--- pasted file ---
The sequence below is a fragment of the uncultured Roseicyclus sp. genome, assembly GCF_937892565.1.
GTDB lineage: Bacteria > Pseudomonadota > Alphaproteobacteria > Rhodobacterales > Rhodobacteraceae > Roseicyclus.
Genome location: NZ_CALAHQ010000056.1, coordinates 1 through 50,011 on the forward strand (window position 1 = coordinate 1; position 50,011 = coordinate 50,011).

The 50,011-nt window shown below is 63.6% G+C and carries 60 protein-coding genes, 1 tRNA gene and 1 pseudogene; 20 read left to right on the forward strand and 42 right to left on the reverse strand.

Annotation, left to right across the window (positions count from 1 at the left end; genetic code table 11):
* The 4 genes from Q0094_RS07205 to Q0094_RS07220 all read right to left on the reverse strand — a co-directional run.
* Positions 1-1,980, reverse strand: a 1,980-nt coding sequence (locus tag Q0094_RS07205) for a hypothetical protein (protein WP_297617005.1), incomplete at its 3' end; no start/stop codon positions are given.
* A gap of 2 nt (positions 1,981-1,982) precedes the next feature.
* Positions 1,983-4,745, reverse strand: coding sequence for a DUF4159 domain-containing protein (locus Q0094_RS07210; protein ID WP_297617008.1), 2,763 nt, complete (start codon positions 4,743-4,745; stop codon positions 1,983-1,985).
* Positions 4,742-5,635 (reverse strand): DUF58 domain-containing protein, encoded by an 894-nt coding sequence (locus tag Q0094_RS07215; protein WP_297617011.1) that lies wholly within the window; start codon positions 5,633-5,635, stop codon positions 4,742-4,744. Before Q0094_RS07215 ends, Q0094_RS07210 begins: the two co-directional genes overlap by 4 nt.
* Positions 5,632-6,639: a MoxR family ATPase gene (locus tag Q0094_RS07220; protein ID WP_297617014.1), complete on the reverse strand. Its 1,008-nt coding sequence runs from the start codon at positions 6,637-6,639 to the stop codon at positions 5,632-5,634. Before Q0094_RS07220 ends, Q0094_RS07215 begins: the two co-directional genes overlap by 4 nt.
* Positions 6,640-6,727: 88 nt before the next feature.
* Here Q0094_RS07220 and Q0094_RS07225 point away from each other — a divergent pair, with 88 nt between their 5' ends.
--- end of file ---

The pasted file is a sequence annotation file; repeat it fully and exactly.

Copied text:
The sequence below is a fragment of the uncultured Roseicyclus sp. genome, assembly GCF_937892565.1.
GTDB lineage: Bacteria > Pseudomonadota > Alphaproteobacteria > Rhodobacterales > Rhodobacteraceae > Roseicyclus.
Genome location: NZ_CALAHQ010000056.1, coordinates 1 through 50,011 on the forward strand (window position 1 = coordinate 1; position 50,011 = coordinate 50,011).

The 50,011-nt window shown below is 63.6% G+C and carries 60 protein-coding genes, 1 tRNA gene and 1 pseudogene; 20 read left to right on the forward strand and 42 right to left on the reverse strand.

Annotation, left to right across the window (positions count from 1 at the left end; genetic code table 11):
* The 4 genes from Q0094_RS07205 to Q0094_RS07220 all read right to left on the reverse strand — a co-directional run.
* Positions 1-1,980, reverse strand: a 1,980-nt coding sequence (locus tag Q0094_RS07205) for a hypothetical protein (protein WP_297617005.1), incomplete at its 3' end; no start/stop codon positions are given.
* A gap of 2 nt (positions 1,981-1,982) precedes the next feature.
* Positions 1,983-4,745, reverse strand: coding sequence for a DUF4159 domain-containing protein (locus Q0094_RS07210; protein ID WP_297617008.1), 2,763 nt, complete (start codon positions 4,743-4,745; stop codon positions 1,983-1,985).
* Positions 4,742-5,635 (reverse strand): DUF58 domain-containing protein, encoded by an 894-nt coding sequence (locus tag Q0094_RS07215; protein WP_297617011.1) that lies wholly within the window; start codon positions 5,633-5,635, stop codon positions 4,742-4,744. Before Q0094_RS07215 ends, Q0094_RS07210 begins: the two co-directional genes overlap by 4 nt.
* Positions 5,632-6,639: a MoxR family ATPase gene (locus tag Q0094_RS07220; protein ID WP_297617014.1), complete on the reverse strand. Its 1,008-nt coding sequence runs from the start codon at positions 6,637-6,639 to the stop codon at positions 5,632-5,634. Before Q0094_RS07220 ends, Q0094_RS07215 begins: the two co-directional genes overlap by 4 nt.
* Positions 6,640-6,727: 88 nt before the next feature.
* Here Q0094_RS07220 and Q0094_RS07225 point away from each other — a divergent pair, with 88 nt between their 5' ends.